I made an off-hand comment in a post by @ermant .  If we weren't a little touched we wouldn't care about little imperfections that accrue to our watches.  I do feel his pain.

However, there are unique problems once you buy watches that are forty, fifty or sixty years out of warranty:  the complaints of the vintage collector. You knew what you were getting into. You knew that parts were rare and expensive and the watches were going to require constant care. You dove in anyway.

I have four watches at two watchmakers (3 and 1).  I usually never have more than two.  I have five that absolutely have to go, but must wait their turn.  I have five broken crystals, one frozen movement, one that won't set, a bad date gear, and few that just need cleaning and oiling.  I need three batteries.  A reputable strap company sent me the wrong sizes.  (I will keep them, I can use them.)  A previous watchmaker put the wrong crystal on a piece and it bugs me.  (I have it sourced, but it can wait.)  

So, let's hear the lamentations and travails of you vintage collectors. All those with their perfect Grand Seikos need to hear what the future holds for them.


I've heard horror stories about vintage watches, but I didn't know it was actually so extreme =D
Yeah, vintage is definitely not for the faint of heart such as yours truly. Though vintage does appeal to me in terms of design, that's why I'm always a sucker for vintage reissues.

Thanks for sharing the firsthand experience! Makes me feel a bit better 😀


A more recent problem with my gold filled Elgin from 1934: the lug holes are worn through. I'm worried someday what's left of the lugs will snap off. Hopefully I can find someone to fill up the holes with gold and re-drill. 😖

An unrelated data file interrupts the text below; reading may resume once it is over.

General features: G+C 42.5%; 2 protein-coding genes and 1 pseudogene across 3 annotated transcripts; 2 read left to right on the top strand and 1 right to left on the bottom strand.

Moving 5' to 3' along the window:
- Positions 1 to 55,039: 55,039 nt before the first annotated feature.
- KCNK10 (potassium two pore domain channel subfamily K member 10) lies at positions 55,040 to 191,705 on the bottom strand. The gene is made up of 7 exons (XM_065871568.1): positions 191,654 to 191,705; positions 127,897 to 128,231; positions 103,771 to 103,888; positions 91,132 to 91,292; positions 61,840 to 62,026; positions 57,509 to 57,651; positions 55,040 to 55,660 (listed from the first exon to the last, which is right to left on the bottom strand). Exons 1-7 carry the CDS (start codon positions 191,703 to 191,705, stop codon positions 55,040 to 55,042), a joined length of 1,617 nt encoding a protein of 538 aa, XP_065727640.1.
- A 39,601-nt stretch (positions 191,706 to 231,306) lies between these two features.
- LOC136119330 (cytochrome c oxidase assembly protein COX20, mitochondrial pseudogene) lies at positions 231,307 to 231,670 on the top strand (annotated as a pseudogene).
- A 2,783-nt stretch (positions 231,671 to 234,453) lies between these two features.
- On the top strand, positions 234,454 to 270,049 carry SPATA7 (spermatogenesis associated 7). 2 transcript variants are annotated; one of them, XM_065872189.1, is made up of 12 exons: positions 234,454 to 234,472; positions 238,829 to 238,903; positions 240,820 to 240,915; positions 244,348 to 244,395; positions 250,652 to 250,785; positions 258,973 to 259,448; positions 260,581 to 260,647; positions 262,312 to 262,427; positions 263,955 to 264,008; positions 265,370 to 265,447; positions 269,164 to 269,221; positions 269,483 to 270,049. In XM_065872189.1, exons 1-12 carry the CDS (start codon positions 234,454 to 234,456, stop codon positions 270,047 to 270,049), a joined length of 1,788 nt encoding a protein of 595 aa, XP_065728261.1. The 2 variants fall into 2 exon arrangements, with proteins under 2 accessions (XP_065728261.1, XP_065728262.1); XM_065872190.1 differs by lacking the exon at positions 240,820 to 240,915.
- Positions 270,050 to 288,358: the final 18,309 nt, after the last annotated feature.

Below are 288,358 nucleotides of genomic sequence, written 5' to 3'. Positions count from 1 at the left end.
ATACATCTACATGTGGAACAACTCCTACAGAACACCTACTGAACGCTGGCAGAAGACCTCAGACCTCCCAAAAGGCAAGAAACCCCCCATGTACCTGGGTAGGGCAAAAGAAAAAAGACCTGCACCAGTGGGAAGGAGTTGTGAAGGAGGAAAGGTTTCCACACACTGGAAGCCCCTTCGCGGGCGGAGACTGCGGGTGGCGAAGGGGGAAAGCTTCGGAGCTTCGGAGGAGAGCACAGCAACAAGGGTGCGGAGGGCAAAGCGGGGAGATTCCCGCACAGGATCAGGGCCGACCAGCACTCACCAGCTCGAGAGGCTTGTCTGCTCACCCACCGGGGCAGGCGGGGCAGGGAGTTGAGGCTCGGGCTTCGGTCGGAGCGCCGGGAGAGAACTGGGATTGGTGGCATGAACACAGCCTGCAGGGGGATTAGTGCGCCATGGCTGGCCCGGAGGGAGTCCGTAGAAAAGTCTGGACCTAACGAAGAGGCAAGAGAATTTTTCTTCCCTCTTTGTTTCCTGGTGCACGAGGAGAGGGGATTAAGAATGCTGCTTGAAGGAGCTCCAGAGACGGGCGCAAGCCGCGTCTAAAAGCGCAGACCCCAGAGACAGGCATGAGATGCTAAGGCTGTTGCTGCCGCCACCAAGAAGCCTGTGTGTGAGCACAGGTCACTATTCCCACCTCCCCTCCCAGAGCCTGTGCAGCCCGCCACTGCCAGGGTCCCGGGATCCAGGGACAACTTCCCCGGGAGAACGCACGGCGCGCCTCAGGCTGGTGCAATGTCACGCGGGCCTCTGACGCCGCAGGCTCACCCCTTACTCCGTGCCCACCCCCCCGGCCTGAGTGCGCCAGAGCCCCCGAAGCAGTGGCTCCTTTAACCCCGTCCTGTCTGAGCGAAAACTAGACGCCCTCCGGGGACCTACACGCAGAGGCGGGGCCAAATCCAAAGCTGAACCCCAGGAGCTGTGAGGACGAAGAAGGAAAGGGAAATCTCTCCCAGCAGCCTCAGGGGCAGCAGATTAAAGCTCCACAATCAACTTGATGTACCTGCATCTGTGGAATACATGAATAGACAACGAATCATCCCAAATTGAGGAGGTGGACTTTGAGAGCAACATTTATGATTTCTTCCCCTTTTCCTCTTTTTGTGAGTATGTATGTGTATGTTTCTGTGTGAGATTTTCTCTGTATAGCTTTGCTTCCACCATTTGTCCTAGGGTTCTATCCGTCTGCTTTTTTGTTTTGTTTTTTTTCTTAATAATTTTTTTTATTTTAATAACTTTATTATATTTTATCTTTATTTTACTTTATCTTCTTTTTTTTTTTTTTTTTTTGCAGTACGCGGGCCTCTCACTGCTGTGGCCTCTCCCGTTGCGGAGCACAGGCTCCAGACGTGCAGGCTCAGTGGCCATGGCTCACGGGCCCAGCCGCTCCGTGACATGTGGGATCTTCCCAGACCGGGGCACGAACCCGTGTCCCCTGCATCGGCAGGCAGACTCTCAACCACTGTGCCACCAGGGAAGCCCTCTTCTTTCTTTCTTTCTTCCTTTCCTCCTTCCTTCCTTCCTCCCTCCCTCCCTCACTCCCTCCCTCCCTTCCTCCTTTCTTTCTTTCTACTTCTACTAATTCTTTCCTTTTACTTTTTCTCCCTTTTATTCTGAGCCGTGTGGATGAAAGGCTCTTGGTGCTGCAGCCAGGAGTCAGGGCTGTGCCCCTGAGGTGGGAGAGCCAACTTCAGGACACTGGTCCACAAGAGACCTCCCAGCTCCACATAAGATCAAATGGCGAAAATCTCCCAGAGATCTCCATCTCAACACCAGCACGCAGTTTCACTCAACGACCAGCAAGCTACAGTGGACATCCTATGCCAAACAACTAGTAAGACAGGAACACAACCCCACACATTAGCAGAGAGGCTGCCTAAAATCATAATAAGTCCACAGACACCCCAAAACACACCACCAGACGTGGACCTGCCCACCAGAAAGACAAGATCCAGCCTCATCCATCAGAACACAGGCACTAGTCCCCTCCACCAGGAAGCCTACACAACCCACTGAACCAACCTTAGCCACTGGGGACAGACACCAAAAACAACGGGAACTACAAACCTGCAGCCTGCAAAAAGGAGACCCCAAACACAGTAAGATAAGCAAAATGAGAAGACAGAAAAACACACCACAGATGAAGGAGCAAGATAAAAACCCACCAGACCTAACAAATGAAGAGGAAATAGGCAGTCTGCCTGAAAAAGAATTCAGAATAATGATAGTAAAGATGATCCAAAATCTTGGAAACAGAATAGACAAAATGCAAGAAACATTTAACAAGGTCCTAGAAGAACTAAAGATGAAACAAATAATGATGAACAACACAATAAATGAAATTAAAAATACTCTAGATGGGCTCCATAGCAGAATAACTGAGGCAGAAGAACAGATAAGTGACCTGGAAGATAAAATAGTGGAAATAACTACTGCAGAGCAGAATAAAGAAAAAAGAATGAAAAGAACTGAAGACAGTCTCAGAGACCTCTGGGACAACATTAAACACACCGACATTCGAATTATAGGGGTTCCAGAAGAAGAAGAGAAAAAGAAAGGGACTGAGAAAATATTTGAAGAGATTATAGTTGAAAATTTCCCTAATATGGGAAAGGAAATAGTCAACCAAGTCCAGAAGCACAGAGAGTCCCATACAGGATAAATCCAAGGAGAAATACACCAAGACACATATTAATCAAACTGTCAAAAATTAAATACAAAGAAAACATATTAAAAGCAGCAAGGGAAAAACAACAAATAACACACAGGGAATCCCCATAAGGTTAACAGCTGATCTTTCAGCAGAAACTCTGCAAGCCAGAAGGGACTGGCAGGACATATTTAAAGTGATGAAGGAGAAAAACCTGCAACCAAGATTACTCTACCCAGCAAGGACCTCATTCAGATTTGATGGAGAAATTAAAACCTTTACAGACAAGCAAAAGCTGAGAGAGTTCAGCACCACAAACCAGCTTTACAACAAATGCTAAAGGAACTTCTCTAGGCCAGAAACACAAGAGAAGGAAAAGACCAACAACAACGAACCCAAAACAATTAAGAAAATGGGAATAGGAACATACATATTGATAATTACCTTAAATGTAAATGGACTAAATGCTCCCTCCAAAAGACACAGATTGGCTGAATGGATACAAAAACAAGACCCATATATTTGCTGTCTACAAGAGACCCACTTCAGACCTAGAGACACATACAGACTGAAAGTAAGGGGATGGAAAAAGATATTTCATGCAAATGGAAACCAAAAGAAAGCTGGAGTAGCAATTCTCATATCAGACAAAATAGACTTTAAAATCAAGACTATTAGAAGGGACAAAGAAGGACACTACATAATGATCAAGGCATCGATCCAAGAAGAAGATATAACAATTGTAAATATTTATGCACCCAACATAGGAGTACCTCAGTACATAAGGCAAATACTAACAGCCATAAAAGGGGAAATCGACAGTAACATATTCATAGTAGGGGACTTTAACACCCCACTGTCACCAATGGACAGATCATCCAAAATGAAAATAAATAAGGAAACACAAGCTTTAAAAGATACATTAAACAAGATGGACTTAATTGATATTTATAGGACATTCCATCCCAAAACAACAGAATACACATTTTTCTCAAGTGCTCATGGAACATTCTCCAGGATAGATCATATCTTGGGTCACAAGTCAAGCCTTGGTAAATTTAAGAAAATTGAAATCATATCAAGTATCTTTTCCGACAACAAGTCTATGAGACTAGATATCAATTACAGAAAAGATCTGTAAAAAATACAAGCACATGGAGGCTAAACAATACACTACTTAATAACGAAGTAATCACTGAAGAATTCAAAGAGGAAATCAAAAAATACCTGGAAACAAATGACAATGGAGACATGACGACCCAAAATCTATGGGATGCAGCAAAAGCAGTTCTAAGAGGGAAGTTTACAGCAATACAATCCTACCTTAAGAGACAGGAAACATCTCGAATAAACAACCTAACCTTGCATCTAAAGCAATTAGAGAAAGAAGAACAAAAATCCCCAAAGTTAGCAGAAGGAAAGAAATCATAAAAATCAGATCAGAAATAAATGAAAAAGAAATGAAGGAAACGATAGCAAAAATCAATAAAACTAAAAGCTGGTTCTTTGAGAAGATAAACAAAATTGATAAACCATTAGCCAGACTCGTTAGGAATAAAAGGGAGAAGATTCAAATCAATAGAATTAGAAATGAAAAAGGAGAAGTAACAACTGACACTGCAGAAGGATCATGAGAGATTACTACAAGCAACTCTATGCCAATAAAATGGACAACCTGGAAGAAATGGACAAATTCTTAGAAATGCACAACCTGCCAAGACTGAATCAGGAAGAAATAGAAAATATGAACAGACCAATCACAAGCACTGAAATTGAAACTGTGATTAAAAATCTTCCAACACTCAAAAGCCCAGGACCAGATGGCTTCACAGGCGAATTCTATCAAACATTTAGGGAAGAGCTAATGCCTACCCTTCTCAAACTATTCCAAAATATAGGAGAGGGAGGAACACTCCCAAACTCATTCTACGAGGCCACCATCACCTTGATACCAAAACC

My first "serious watch" was a Zodiac Sea Wolf that I bought in the mid 70's. Everyday wearer for 20 years in every condition you can think of. Beach,golf,blizzard of 78. It went missing for a couple years and resurfaced straight into retirement. I looked at it a couple years ago and decided I wanted to wear it again so I had a restoration done due to it's "decomposing state" I had the dial and bezel replaced with original Zodiac parts and the movement serviced. All else stayed the same. Beauty had become a beast and is now a beauty (to me) again. I'm a fan of the well worn look but this one was a little too far gone. It looks great now but the original case still has every scratch and nick I put there over 40+ years. That's a good thing.





Also a 1970 Bulova Accutron Space view that looks good from the front


But not so much from the back


This I can easily live with.

The only way to save a watch from the ravages of time is to never wear them and leave them , untouched, in their box.

You can make them look better, but they'll hopefully only look brand new once.